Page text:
Islamic militants who have triggered international outrage over the kidnapping of more than 270 Nigerian schoolgirls opened fire on a busy marketplace, killing hundreds of people in a new spasm of violence in the country's northeast.
Islamic militants who have triggered international outrage over the kidnapping of more than 270 Nigerian schoolgirls opened fire on a busy marketplace, killing hundreds of people in a new spasm of violence in the country’s northeast.
The attack escalates Nigeria’s growing crisis from a campaign of bombings, massacres and abductions being waged by the Boko Haram terrorist network in its campaign to impose an Islamic state on Africa’s most populous nation.
As many as 300 people were killed in the assault late Monday on the town of Gamboru Ngala on Nigeria’s border with Cameroon. The extremists opened fire on a marketplace bustling with shoppers taking advantage of the cooler nighttime temperatures in the semi-desert region, then rampaged through the town for 12 hours, setting houses ablaze and shooting those who tried to escape.
The attack and hundreds of casualties were confirmed by Borno state information commissioner Mohammed Bulama, who spoke to The Associated Press by telephone Wednesday.
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Nigerian federal Senator Ahmed Zannah blamed fighters of the Boko Haram terrorist network that has claimed responsibility for the April 15 kidnapping of 276 teenage girls from their boarding school in Chibok, in northeastern Borno state. The insurgents threatened to sell the young women into slavery in a video seen by AP.
Outrage over the missing girls and the government’s failure to rescue them brought angry Nigerian protesters into the streets this week in an embarrassment for the government of President Goodluck Jonathan, who had hoped to showcase the country’s emergence as Africa’s largest economy as it hosted the Africa meeting of the World Economic Forum, the continent’s version of Davos.
Offers of international assistance have poured in, with the Obama administration announcing Tuesday it was sending personnel and equipment to help Nigerian security forces in their search for the girls in the vast Sambisa Forest. Jonathan confirmed that he has accepted the American assistance, which the Pentagon said Wednesday will help with communications, logistics and intelligence planning, but will not include any military operations.
Britain and China announced Wednesday that Nigeria has accepted their offers of help, and France said it was sending in a “specialized team” to help with search and rescue of the girls.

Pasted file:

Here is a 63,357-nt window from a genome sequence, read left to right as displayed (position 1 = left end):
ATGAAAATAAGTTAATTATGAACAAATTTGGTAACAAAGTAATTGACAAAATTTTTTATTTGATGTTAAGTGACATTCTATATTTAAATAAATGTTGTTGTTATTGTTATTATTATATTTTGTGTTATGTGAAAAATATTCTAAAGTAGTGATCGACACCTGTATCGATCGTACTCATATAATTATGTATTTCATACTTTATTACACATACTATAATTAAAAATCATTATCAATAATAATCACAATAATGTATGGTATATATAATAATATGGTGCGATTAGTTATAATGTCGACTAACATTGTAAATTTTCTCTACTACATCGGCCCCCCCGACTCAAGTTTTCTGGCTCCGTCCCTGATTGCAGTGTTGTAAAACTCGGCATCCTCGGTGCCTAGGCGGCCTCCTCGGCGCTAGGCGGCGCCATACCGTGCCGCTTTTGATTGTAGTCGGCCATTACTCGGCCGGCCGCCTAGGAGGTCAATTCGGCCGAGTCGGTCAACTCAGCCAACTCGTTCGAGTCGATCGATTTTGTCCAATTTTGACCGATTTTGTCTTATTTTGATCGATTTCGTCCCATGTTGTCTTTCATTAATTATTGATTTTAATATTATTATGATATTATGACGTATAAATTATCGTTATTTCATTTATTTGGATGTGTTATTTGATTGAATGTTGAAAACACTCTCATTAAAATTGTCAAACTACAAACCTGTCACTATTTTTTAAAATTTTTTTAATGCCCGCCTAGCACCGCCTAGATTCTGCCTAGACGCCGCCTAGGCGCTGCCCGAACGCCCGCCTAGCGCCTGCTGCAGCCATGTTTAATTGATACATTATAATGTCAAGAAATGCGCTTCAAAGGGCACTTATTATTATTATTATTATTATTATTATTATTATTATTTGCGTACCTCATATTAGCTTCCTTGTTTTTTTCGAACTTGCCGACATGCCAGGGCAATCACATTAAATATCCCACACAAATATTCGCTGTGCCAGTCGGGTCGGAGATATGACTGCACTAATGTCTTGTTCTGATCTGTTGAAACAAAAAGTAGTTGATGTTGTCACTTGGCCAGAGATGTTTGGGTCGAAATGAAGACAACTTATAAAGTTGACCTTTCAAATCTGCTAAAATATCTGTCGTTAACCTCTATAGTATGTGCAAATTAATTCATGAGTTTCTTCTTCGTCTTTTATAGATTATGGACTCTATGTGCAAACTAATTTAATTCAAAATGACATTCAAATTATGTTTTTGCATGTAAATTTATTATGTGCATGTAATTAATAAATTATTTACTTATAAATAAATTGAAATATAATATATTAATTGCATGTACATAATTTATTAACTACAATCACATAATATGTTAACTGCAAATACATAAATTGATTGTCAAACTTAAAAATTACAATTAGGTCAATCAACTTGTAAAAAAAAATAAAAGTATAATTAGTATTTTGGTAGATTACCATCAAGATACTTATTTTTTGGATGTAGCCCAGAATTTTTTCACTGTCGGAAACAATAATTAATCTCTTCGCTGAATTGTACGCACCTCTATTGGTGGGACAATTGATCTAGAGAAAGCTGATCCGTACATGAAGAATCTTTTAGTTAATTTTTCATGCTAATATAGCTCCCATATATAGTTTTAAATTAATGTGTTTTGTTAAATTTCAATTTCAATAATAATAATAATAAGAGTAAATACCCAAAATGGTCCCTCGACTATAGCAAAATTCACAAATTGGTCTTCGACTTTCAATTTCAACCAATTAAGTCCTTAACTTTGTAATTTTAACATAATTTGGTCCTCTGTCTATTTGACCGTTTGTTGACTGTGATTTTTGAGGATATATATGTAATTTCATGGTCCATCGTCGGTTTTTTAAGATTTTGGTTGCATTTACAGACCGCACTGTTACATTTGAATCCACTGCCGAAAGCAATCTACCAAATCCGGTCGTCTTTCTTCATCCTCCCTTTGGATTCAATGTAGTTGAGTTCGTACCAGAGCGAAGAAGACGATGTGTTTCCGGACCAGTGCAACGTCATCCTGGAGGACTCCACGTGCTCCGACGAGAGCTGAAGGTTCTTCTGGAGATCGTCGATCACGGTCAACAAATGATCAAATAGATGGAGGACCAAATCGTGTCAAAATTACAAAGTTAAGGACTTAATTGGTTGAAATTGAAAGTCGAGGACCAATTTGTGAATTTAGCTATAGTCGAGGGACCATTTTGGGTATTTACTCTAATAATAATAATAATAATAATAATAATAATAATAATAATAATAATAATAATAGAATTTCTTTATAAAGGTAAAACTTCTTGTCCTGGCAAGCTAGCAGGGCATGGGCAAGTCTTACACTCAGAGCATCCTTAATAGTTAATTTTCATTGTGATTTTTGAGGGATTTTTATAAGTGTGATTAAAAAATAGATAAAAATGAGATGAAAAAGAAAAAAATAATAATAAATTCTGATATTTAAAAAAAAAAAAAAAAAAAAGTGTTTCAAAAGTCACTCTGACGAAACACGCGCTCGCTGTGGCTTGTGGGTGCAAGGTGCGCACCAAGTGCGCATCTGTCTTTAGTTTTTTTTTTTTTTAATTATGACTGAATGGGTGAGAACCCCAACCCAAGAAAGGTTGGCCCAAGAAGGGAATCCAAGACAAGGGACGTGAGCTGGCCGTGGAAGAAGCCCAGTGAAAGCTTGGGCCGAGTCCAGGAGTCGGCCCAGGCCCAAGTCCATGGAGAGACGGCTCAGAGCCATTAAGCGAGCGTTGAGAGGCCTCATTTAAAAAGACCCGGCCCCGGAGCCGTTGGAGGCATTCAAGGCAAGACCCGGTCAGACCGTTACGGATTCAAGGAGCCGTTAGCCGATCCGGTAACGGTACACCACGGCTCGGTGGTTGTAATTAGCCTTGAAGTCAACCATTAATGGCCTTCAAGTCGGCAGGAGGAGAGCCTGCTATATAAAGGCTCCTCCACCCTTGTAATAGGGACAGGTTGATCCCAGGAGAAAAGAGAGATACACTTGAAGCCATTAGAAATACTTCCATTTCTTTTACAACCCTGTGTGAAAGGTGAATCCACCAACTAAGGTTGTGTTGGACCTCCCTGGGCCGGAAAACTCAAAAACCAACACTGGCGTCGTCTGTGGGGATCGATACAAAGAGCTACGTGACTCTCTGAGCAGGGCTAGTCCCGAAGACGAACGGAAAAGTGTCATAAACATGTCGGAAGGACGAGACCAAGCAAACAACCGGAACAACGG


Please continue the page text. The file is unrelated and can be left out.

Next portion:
“In the face of such an appalling act, France, like other democratic nations, must react,” French Foreign Minister Laurent Fabius said. “This crime will not go unpunished.”
Fabius gave no details, except to say the team was being drawn from forces already in the region. France has soldiers in Niger, Cameroon and Mali, where it is fighting Islamic insurgents, as well as in Central African Republic.
The kidnapping has ignited a viral social media campaign under the hashtag #BringBackOurGirls that has brought renewed attention to Boko Haram’s campaign of violence. On Wednesday, first lady Michelle Obama joined in, tweeting, “Our prayers are with the missing Nigerian girls and their families. It’s time to #BringBackOurGirls.”
Boko Haram’s 5-year-old Islamic uprising has claimed the lives of thousands of Muslims and Christians, including more than 1,500 people killed in attacks so far this year. The group, whose name means “Western education is sinful,” has tried to root out Western influence by targeting schools, as well as attacking churches, mosques, government buildings and security forces in the country of 170 million, divided between a predominantly Christian south and Muslim north.
The homegrown terror group was largely contained to the northern part of Nigeria before expanding its reach with the help of al-Qaida in the Islamic Maghreb, the terrorist network’s affiliate in West Africa, which took in Boko Haram fighters for training in its camps in southern Somalia, beginning in 2010.
The spiraling violence “has become really extreme and is pushing Nigeria toward a critical phase,” said Elizabeth Donnelly, Nigeria analyst at Chatham House, an institute on international affairs in London.
“The steady escalation of Boko Haram’s violence continues. … They have widened their targets indiscriminately to include civilians, markets and schools. Now basically anybody is a target,” she said.
This has mobilized Nigerian public opinion.
“Now all Nigerians feel they are involved. Civil society is beginning to coalesce over the plight of the kidnapped girls and in opposition to the violence by Boko Haram and to abuses committed by the military,” Donnelly said. “This puts pressure on the government and it also puts pressure on Boko Haram.”
If the search for the students is successful and they are released, it could help find a way to bring the extremist violence under control, she said.
“But if things do not go well, if there is a negative outcome, Nigeria could find that the violence exacerbates,” she said. “The country could find itself in an even more severe crisis. All sides must be mindful that action and engagement has consequences.
Meldrum contributed from Johannesburg. Associated Press writers Masha Macpherson in Paris and Lolita C. Baldor in Washington contributed to this report.